1. Introduction

In this article, we’ll see what an idempotent operation is, why idempotency is useful, and we’ll look at idempotency in REST.

2. What is Idempotence?

Simply put, we can perform an idempotent operation multiple times without changing the result.

Furthermore, the operation must not cause any side effects after the first successful execution.

Let’s look at two simple examples.

2.1. Absolute Value

A function that returns the absolute value is idempotent; no matter how often we apply it to the same number, it always returns the same result.

Let’s consider the function:

a(x) = |x|

Then the following is true:

a(a(x)) = a(x)

Example:

a(-42) = a(a(-42)) = 42

In contrast, a function that flips the sign of a number is not idempotent:

b(x) = -x

Then:

b(b(x)) \ne b(x)

Example:

b(-42) = 42 \ne a(a(-42))

2.2. Update Address

Another practical example of an idempotent operation would be to update the contact details of a user in the system. Let’s say we update only the telephone number. The side effect of this update is that we send a text message with a verification code to the new number. We have three possible scenarios:

  • The first update message was processed successfully, the number was updated in the system, and the text message was sent. When the update message is sent again, nothing will happen. Also, the text message isn’t sent for a second time.
  • The first update fails. The system isn’t updated, and no text message is sent. If the second update is successful, the system is updated, and the text message is sent.
  • The first update fails. Before another update is sent, the user is deactivated in the system. Because the system state has changed, a second update of the telephone number doesn’t affect.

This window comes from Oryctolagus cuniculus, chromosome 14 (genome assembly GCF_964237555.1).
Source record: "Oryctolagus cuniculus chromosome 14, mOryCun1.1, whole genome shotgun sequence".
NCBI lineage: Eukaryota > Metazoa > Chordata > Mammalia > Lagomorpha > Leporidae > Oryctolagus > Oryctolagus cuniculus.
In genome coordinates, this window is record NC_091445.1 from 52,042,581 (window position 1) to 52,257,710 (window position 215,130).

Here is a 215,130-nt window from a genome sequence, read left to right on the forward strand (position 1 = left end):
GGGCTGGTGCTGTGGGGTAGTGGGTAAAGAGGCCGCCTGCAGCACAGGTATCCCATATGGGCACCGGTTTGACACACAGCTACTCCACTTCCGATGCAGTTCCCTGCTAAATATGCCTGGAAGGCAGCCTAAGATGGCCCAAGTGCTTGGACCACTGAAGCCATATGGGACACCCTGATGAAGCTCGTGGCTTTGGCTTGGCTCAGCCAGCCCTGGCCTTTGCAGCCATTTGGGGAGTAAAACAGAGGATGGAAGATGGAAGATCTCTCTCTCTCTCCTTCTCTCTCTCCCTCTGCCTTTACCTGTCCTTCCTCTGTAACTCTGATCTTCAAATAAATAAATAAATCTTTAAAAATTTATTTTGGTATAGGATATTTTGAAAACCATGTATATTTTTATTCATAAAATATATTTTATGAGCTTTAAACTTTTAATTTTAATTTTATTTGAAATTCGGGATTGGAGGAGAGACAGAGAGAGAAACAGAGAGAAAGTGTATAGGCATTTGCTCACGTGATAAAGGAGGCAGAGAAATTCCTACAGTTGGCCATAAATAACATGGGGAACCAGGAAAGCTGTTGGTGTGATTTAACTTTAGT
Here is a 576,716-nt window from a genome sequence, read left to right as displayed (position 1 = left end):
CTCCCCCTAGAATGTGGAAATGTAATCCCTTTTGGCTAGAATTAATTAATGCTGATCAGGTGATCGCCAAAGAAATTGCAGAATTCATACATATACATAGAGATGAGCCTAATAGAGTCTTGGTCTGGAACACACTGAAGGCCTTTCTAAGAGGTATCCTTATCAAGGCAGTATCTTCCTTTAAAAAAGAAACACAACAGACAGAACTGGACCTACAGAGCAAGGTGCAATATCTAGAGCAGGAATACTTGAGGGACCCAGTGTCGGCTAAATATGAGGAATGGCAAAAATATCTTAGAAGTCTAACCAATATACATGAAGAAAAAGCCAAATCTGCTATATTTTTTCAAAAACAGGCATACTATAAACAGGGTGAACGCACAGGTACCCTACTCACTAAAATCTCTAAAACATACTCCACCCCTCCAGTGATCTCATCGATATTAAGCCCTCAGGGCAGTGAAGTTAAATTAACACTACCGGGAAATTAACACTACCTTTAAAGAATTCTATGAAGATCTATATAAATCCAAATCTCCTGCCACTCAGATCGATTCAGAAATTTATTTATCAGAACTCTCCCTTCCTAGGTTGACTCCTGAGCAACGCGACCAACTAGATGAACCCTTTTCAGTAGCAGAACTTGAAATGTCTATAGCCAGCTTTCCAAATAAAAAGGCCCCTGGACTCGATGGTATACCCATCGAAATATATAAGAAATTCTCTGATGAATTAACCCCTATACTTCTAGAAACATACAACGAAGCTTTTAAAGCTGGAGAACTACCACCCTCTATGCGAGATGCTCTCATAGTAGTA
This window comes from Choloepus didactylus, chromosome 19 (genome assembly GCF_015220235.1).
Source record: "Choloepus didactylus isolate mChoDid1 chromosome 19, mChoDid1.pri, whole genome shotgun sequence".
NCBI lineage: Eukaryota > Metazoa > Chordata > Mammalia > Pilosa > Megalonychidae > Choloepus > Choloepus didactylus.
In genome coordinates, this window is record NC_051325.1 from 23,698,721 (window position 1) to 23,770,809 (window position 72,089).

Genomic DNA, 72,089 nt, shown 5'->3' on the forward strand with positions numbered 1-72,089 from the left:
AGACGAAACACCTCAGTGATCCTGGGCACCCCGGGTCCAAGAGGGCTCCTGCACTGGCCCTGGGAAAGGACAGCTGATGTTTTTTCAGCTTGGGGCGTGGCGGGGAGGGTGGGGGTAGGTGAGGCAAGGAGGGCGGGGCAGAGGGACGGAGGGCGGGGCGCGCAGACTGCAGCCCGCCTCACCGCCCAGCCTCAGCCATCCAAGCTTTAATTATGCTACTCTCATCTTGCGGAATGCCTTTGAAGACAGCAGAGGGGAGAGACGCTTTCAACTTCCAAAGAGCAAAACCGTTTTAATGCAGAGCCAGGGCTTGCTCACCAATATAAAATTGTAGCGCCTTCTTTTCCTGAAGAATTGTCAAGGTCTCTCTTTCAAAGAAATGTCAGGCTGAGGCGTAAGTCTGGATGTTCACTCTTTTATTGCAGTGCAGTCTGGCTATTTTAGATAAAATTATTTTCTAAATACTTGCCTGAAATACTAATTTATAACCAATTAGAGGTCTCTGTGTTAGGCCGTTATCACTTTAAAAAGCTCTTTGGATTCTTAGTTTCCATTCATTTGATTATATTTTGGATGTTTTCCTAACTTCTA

3. Why Idempotence?

Idempotence ensures that the same request leads to the same system state, and no action is unintentionally executed more than once.

As an example, let’s look at a request from sender S to send money via a payment service PS to the receiver R. 

3.1. Non-Idempotent Example

Here’s the non-idempotent version of the request:

In the first try, S sends a request to send $10 to R. PS receives the messages; however, the actual transfer fails. PS sends returns an error message to S who doesn’t receive that message due to a network failure.

S doesn’t know if the transfer was successful, so he tries again. This time the transfer to R is successful, and PS sends a confirmation message to S. Again, the confirmation fails, and S doesn’t know if the transfer was successful or not.

Therefore, he tries for the third time. PS receives the message, regards it as a new request, sends the money to R, and returns a confirmation to S.

This isn’t an idempotent request because we intended to retry the same payment and not send it twice.

3.2. Idempotence Key

Payments are a good example to illustrate why idempotence is useful. In the previous example, we’ve seen that the payment to is executed multiple times because S retires without knowing that the transfer already had been successful.

If the operation was idempotent, this wouldn’t have been the case. But how does PS know that S just has retried the same payment and doesn’t want to send a second payment of $10 to S?

To achieve this, S includes an idempotence key in his request to PS. This key can be, for example, is a UUID. If PS receives a request with the same idempotence key, it knows that it’s a retry. If it hasn’t seen the key before, it knows that it’s a new request.